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Labor History Lesson: The Women’s Strike

The year 1975 was declared the “International Year of Woman” by the United Nations. Activities were planned throughout the world to celebrate the role of women in society. 
The women of Iceland had other ideas. 
At the time, Icelandic women made less than 60% of what a man made in the same job. Most jobs that women held were considered exclusively female jobs, and were given less respect. Social norms that were prevalent in much of the Western world at the time were strictly adhered to in Iceland: women were exclusively responsible for child care and domestic life. Many Icelandic women decided the “Year of the Woman” was a perfect opportunity to create change. 
Women from across the political parties and the unions organized the event. It was announced that on October 24, 1975 women throughout Iceland were taking a day off from work, whether within or outside the home. 
The goal was to protest wage discrepancy and to show the indispensable role women played in Icelandic society. These goals clearly resonated with women; over 90% of women throughout the country participated.  
The strike began at midnight on the 24th. Newspapers could not publish, because most typesetters were women. Telephones in Iceland at the time still required operators, and because that was a traditional “female job,”there was no phone service for the day. Schools had to close, because there were far too few teachers. Banks could only stay open if the male managers agreed to work as tellers. Even flights out of Iceland were suspended, because all flight attendants were female. 
A rally in the capitol Reykjavik drew 25,000 women — the entire population of Iceland at the time was 220,000 people, so over 11% of the people attended the rally — choking traffic and bringing the city to a halt.
While the strikes and the rally were very effective, what really brought attention was that women also refused to perform the in-the-home tasks as well. Men were forced to bring their children to work that day, creating chaos in offices throughout the country. Ready-made meals, cereal, and anything easy to prepare sold out throughout the country, and most restaurants were closed because the waitresses had struck. 
One of the goals was to show how indispensable women were in Icelandic society, and their point was clearly made. The following midnight, women returned to their jobs, and while everything seemed to have returned to normal, something had undeniably changed.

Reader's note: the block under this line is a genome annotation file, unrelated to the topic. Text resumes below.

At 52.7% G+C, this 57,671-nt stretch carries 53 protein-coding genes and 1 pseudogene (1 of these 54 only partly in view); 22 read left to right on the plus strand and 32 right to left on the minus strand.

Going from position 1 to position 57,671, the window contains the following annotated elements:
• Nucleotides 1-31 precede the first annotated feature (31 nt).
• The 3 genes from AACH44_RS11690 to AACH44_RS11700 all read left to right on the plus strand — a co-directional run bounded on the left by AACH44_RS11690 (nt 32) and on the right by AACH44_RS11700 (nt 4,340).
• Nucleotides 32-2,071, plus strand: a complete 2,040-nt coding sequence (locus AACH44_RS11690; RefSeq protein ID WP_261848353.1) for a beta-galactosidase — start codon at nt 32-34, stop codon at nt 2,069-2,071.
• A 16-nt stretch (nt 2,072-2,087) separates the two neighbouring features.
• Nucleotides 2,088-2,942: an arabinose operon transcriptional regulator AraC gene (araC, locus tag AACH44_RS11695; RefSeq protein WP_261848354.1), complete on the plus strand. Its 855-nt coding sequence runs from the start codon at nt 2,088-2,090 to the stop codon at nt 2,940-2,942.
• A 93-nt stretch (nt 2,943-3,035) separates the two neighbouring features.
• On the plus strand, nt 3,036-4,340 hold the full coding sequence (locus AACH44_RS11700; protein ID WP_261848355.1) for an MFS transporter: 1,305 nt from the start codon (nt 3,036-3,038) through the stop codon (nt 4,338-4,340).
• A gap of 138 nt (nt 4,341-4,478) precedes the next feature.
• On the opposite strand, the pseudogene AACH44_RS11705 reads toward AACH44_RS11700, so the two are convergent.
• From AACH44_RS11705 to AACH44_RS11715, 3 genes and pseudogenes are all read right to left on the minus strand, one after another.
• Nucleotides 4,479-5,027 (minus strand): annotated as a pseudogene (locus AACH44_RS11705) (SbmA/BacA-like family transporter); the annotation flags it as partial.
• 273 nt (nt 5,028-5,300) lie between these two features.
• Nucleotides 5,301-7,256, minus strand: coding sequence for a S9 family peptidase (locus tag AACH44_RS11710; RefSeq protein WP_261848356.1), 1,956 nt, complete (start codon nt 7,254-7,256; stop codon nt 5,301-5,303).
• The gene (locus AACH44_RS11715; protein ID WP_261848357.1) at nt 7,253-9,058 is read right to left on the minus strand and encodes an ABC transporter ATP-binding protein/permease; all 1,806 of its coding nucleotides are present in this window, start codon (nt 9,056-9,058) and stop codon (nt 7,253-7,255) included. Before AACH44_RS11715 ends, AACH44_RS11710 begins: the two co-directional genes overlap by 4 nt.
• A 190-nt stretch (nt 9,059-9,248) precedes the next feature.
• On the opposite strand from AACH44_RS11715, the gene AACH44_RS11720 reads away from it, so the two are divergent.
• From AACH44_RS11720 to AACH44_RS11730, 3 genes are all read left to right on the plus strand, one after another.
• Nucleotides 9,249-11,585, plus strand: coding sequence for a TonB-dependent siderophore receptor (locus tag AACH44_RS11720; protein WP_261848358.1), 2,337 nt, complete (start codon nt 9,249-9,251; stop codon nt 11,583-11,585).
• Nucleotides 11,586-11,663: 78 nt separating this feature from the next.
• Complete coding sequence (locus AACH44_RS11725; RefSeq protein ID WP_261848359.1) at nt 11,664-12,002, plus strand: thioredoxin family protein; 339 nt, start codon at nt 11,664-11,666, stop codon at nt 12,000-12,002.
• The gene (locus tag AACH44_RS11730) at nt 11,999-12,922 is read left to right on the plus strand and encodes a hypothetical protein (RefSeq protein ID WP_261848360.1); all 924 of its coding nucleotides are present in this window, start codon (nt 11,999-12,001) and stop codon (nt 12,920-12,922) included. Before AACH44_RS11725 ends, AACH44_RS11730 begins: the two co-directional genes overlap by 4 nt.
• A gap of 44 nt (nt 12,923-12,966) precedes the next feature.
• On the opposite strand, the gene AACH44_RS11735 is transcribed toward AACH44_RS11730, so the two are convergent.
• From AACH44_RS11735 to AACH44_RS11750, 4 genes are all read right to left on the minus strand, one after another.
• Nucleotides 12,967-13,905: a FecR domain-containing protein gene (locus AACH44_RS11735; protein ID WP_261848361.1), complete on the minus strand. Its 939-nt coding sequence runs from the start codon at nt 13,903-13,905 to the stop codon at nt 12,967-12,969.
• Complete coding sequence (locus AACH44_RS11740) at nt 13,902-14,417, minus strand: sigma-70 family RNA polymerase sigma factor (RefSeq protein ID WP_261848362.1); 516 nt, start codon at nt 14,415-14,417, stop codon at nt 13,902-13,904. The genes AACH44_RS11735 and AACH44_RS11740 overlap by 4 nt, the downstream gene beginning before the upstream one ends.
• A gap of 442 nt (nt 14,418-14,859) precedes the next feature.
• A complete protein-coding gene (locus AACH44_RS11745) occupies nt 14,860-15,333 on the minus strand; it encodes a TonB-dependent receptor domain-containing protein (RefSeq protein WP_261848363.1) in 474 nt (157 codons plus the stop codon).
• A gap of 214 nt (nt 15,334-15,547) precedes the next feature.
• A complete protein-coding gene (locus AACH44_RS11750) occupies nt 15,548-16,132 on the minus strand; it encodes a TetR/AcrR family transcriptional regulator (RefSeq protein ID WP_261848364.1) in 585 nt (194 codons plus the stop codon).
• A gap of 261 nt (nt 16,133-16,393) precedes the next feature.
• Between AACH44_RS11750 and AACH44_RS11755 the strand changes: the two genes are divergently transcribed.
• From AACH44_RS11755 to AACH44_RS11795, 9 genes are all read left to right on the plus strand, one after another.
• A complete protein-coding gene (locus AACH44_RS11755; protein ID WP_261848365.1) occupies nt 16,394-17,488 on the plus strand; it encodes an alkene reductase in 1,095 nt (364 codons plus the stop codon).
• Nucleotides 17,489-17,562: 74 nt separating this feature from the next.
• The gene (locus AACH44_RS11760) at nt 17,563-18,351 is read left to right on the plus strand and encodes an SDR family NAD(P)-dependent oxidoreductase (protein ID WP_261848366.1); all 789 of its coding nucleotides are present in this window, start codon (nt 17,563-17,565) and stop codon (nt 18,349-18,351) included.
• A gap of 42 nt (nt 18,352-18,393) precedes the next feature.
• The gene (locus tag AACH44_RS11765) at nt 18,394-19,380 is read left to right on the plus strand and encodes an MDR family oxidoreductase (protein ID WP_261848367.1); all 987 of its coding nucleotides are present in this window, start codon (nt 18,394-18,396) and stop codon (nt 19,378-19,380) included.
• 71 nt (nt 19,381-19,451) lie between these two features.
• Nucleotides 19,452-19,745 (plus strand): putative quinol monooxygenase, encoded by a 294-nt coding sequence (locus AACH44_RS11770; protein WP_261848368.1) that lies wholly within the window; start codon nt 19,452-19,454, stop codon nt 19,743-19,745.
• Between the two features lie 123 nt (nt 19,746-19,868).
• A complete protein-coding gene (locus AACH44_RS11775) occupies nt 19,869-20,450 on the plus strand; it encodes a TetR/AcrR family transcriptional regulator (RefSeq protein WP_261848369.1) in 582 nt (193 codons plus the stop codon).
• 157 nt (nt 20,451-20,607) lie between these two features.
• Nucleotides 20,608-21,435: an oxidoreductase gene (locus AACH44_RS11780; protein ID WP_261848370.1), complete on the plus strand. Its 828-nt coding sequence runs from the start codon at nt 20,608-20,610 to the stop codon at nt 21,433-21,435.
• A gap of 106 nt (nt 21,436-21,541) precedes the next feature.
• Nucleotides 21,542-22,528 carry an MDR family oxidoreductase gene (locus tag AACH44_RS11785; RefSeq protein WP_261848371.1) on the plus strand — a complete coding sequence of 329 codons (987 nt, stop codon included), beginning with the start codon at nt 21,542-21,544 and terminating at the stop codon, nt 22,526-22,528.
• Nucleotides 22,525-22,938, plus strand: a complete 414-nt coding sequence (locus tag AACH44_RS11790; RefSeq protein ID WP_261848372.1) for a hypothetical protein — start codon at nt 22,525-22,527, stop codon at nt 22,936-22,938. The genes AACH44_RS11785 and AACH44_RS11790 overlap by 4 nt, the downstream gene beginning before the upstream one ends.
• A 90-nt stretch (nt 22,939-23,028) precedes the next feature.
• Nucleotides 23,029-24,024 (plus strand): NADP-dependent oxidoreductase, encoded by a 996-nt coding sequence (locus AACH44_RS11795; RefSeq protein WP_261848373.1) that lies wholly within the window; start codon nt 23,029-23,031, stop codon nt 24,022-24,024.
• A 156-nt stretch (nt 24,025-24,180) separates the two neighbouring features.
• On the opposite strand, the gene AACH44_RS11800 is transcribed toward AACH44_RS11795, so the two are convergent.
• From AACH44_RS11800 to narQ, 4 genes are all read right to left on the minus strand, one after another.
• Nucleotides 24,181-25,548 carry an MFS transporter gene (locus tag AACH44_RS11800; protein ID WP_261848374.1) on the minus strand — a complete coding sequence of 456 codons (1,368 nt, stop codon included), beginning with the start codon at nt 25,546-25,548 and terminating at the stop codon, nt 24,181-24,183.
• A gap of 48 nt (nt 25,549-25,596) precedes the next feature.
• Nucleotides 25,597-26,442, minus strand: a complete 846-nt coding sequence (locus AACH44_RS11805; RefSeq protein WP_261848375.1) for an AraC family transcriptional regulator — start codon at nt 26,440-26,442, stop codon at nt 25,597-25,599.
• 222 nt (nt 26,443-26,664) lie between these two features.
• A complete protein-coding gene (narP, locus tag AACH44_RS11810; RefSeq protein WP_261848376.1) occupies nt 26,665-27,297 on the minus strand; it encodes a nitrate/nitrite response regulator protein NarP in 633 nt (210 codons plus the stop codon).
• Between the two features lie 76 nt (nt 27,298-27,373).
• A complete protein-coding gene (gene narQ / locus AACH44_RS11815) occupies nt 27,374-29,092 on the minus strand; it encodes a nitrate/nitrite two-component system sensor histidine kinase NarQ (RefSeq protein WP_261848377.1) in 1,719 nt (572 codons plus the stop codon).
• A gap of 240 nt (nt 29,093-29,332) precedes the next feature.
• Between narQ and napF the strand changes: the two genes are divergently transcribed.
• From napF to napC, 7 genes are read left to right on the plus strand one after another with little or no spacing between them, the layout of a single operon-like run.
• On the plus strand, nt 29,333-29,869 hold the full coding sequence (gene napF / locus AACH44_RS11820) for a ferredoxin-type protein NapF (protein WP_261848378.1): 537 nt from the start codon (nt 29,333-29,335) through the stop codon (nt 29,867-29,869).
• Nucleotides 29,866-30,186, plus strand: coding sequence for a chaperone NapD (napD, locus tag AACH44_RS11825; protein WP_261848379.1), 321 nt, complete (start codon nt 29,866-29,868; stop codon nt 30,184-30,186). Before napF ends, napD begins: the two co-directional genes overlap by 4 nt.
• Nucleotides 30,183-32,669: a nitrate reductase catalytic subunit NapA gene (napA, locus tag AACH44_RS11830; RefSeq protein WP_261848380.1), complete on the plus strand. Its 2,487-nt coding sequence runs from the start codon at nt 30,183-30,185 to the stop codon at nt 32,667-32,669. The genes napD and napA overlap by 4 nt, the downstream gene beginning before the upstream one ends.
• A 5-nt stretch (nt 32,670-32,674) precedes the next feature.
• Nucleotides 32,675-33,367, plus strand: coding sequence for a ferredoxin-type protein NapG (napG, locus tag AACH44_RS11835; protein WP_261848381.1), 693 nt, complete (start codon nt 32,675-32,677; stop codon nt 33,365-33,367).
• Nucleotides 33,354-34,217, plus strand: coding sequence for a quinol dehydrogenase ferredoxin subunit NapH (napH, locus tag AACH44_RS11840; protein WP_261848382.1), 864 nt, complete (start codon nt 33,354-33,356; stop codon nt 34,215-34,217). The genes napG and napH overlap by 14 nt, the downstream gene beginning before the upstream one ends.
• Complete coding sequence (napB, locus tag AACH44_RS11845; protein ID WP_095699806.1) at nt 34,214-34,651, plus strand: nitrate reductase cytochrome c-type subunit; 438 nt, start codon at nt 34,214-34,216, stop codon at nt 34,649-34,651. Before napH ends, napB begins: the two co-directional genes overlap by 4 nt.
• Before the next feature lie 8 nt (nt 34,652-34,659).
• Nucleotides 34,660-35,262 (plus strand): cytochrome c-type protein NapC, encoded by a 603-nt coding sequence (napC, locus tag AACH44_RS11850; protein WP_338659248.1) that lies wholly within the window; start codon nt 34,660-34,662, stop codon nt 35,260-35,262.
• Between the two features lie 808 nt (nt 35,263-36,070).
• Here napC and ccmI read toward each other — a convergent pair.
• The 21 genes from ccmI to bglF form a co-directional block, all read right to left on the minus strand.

Click here for the trailer from a documentary on the strike and Iceland’s equal rights movement.
The results were not felt immediately. Women made only modest gains in wage equity. Every ten years on October 24, the unions and political leaders organized another general women’s strike. In 2005, when there began to be some sliding back in gender equity, the unions redoubled their efforts and drew 50,000 people to an October 24 rally in Reykjavik. 
It took years, but the roots from the 1975 strike took hold. Many Icelandic women today point to that strike as the transformative moment of their lives, when they first felt a sense of empowerment and a sense of connection to other women that crossed class and political lines. For the sixth consecutive year, in 2014 Iceland was first in the world in income equity between genders. 
Click here for analysis of the women’s strike, 40 years later.
The manner in which Iceland approached social and financial gender inequity differs greatly from how it has been addressed in the United States. 
Wage disparity has been handled in the U.S. in our typical way, through the courts and politics. Lilly Ledbetter sued Goodyear at the time of her retirement because she had earned far less in her lifetime than she would have had she had the same positions but been a male. The court crawled through the court system and was rejected by the Supreme Court in the usual 5-4 vote. The Lilly Ledbetter Fair Pay Act was introduced in Congress, and despite intense lobbying by the Chamber of Commerce and similar groups, it passed in its second attempt in 2009. 
Click here to learn more about the Lilly Ledbetter Fair Pay Act.
It is unclear if the legislation will help the U.S. improve wage equity. What is clear is that young people will not view the passing of the legislation as a personally transformative event, or be changed by its visceral impact in the way young people were by the Women’s Strike in Iceland. 
The legislation in the U.S. tinkers with the rules; the strike in Iceland changed lives.
Click here for a selection of Ed’s previously published labor history articles from the State Vocational Federation of Teachers’ website.

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